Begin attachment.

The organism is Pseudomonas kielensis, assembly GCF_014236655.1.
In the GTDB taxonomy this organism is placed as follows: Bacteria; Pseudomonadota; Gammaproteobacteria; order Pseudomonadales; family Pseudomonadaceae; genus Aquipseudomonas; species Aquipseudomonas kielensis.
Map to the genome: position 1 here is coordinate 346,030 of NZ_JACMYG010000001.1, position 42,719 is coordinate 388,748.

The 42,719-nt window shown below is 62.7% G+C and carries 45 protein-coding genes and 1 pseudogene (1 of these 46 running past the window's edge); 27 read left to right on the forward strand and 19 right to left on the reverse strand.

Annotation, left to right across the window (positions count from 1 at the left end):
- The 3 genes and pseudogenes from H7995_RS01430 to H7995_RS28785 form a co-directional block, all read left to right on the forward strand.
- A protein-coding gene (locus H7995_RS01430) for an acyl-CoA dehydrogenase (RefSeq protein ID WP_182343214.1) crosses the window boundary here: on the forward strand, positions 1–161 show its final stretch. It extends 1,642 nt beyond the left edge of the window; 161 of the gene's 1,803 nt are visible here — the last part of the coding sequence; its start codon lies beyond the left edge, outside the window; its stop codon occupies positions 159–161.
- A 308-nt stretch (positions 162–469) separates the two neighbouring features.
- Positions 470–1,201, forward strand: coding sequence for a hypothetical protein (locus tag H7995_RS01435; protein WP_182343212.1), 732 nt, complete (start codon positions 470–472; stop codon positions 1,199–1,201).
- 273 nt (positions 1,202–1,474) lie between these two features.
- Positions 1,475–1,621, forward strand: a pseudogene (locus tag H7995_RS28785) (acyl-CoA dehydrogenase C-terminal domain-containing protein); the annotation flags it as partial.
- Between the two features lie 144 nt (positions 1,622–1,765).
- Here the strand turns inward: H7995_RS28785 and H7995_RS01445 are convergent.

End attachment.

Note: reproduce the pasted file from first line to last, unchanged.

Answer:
The organism is Pseudomonas kielensis, assembly GCF_014236655.1.
In the GTDB taxonomy this organism is placed as follows: Bacteria; Pseudomonadota; Gammaproteobacteria; order Pseudomonadales; family Pseudomonadaceae; genus Aquipseudomonas; species Aquipseudomonas kielensis.
Map to the genome: position 1 here is coordinate 346,030 of NZ_JACMYG010000001.1, position 42,719 is coordinate 388,748.

The 42,719-nt window shown below is 62.7% G+C and carries 45 protein-coding genes and 1 pseudogene (1 of these 46 running past the window's edge); 27 read left to right on the forward strand and 19 right to left on the reverse strand.

Annotation, left to right across the window (positions count from 1 at the left end):
- The 3 genes and pseudogenes from H7995_RS01430 to H7995_RS28785 form a co-directional block, all read left to right on the forward strand.
- A protein-coding gene (locus H7995_RS01430) for an acyl-CoA dehydrogenase (RefSeq protein ID WP_182343214.1) crosses the window boundary here: on the forward strand, positions 1–161 show its final stretch. It extends 1,642 nt beyond the left edge of the window; 161 of the gene's 1,803 nt are visible here — the last part of the coding sequence; its start codon lies beyond the left edge, outside the window; its stop codon occupies positions 159–161.
- A 308-nt stretch (positions 162–469) separates the two neighbouring features.
- Positions 470–1,201, forward strand: coding sequence for a hypothetical protein (locus tag H7995_RS01435; protein WP_182343212.1), 732 nt, complete (start codon positions 470–472; stop codon positions 1,199–1,201).
- 273 nt (positions 1,202–1,474) lie between these two features.
- Positions 1,475–1,621, forward strand: a pseudogene (locus tag H7995_RS28785) (acyl-CoA dehydrogenase C-terminal domain-containing protein); the annotation flags it as partial.
- Between the two features lie 144 nt (positions 1,622–1,765).
- Here the strand turns inward: H7995_RS28785 and H7995_RS01445 are convergent.